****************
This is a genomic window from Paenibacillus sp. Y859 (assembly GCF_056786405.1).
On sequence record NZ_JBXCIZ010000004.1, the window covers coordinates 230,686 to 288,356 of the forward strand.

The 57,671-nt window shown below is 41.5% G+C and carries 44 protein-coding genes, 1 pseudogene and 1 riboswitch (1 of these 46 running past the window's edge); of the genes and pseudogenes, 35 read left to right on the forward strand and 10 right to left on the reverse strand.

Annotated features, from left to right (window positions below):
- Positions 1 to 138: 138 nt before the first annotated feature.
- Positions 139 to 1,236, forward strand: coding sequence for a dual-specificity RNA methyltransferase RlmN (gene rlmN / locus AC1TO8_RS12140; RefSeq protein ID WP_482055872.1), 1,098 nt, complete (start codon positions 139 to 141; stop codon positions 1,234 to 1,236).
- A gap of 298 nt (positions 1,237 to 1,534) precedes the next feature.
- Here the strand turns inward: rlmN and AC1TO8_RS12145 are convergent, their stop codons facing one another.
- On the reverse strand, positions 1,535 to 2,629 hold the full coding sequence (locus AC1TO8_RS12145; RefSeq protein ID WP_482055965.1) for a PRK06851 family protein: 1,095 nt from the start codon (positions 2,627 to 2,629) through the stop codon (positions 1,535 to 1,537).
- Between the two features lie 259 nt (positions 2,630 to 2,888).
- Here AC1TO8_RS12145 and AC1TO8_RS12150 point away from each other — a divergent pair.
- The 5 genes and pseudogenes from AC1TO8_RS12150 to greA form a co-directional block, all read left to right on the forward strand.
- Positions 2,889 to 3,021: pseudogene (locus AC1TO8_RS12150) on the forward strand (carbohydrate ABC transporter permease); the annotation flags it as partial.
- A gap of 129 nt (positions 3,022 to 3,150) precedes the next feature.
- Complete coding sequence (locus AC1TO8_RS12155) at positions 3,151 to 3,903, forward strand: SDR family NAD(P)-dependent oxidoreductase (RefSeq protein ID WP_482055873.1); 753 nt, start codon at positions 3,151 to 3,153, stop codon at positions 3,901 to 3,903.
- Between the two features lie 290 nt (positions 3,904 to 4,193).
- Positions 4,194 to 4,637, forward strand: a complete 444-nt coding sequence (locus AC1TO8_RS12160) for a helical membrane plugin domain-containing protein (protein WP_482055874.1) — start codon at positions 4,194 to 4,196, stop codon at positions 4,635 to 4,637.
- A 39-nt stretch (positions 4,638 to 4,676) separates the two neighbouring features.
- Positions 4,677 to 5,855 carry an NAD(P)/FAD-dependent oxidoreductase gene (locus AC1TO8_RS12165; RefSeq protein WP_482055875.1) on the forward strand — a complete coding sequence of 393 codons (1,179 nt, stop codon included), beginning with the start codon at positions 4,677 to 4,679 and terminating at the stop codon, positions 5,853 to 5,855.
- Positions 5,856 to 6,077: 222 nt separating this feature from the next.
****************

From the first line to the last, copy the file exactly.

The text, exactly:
This is a genomic window from Paenibacillus sp. Y859 (assembly GCF_056786405.1).
On sequence record NZ_JBXCIZ010000004.1, the window covers coordinates 230,686 to 288,356 of the forward strand.

The 57,671-nt window shown below is 41.5% G+C and carries 44 protein-coding genes, 1 pseudogene and 1 riboswitch (1 of these 46 running past the window's edge); of the genes and pseudogenes, 35 read left to right on the forward strand and 10 right to left on the reverse strand.

Annotated features, from left to right (window positions below):
- Positions 1 to 138: 138 nt before the first annotated feature.
- Positions 139 to 1,236, forward strand: coding sequence for a dual-specificity RNA methyltransferase RlmN (gene rlmN / locus AC1TO8_RS12140; RefSeq protein ID WP_482055872.1), 1,098 nt, complete (start codon positions 139 to 141; stop codon positions 1,234 to 1,236).
- A gap of 298 nt (positions 1,237 to 1,534) precedes the next feature.
- Here the strand turns inward: rlmN and AC1TO8_RS12145 are convergent, their stop codons facing one another.
- On the reverse strand, positions 1,535 to 2,629 hold the full coding sequence (locus AC1TO8_RS12145; RefSeq protein ID WP_482055965.1) for a PRK06851 family protein: 1,095 nt from the start codon (positions 2,627 to 2,629) through the stop codon (positions 1,535 to 1,537).
- Between the two features lie 259 nt (positions 2,630 to 2,888).
- Here AC1TO8_RS12145 and AC1TO8_RS12150 point away from each other — a divergent pair.
- The 5 genes and pseudogenes from AC1TO8_RS12150 to greA form a co-directional block, all read left to right on the forward strand.
- Positions 2,889 to 3,021: pseudogene (locus AC1TO8_RS12150) on the forward strand (carbohydrate ABC transporter permease); the annotation flags it as partial.
- A gap of 129 nt (positions 3,022 to 3,150) precedes the next feature.
- Complete coding sequence (locus AC1TO8_RS12155) at positions 3,151 to 3,903, forward strand: SDR family NAD(P)-dependent oxidoreductase (RefSeq protein ID WP_482055873.1); 753 nt, start codon at positions 3,151 to 3,153, stop codon at positions 3,901 to 3,903.
- Between the two features lie 290 nt (positions 3,904 to 4,193).
- Positions 4,194 to 4,637, forward strand: a complete 444-nt coding sequence (locus AC1TO8_RS12160) for a helical membrane plugin domain-containing protein (protein WP_482055874.1) — start codon at positions 4,194 to 4,196, stop codon at positions 4,635 to 4,637.
- A 39-nt stretch (positions 4,638 to 4,676) separates the two neighbouring features.
- Positions 4,677 to 5,855 carry an NAD(P)/FAD-dependent oxidoreductase gene (locus AC1TO8_RS12165; RefSeq protein WP_482055875.1) on the forward strand — a complete coding sequence of 393 codons (1,179 nt, stop codon included), beginning with the start codon at positions 4,677 to 4,679 and terminating at the stop codon, positions 5,853 to 5,855.
- Positions 5,856 to 6,077: 222 nt separating this feature from the next.